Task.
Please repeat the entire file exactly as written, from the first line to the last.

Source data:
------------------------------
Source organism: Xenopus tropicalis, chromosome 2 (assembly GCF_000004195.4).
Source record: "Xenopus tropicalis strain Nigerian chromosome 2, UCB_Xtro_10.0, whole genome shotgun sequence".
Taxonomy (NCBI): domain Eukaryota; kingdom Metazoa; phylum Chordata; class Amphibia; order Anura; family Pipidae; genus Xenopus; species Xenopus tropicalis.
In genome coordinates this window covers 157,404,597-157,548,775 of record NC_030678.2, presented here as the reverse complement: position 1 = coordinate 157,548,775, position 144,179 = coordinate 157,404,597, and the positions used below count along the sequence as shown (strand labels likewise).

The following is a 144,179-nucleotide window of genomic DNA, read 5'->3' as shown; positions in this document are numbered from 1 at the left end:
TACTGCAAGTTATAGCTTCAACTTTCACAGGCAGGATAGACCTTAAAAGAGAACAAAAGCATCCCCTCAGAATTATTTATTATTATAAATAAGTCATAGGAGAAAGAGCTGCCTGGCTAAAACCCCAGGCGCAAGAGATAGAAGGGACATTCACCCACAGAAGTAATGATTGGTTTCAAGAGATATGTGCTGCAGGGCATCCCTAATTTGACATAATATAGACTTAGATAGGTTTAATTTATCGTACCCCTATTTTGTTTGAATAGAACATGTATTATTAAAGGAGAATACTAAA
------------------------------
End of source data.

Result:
Source organism: Xenopus tropicalis, chromosome 2 (assembly GCF_000004195.4).
Source record: "Xenopus tropicalis strain Nigerian chromosome 2, UCB_Xtro_10.0, whole genome shotgun sequence".
Taxonomy (NCBI): domain Eukaryota; kingdom Metazoa; phylum Chordata; class Amphibia; order Anura; family Pipidae; genus Xenopus; species Xenopus tropicalis.
In genome coordinates this window covers 157,404,597-157,548,775 of record NC_030678.2, presented here as the reverse complement: position 1 = coordinate 157,548,775, position 144,179 = coordinate 157,404,597, and the positions used below count along the sequence as shown (strand labels likewise).

The following is a 144,179-nucleotide window of genomic DNA, read 5'->3' as shown; positions in this document are numbered from 1 at the left end:
TACTGCAAGTTATAGCTTCAACTTTCACAGGCAGGATAGACCTTAAAAGAGAACAAAAGCATCCCCTCAGAATTATTTATTATTATAAATAAGTCATAGGAGAAAGAGCTGCCTGGCTAAAACCCCAGGCGCAAGAGATAGAAGGGACATTCACCCACAGAAGTAATGATTGGTTTCAAGAGATATGTGCTGCAGGGCATCCCTAATTTGACATAATATAGACTTAGATAGGTTTAATTTATCGTACCCCTATTTTGTTTGAATAGAACATGTATTATTAAAGGAGAATACTAAA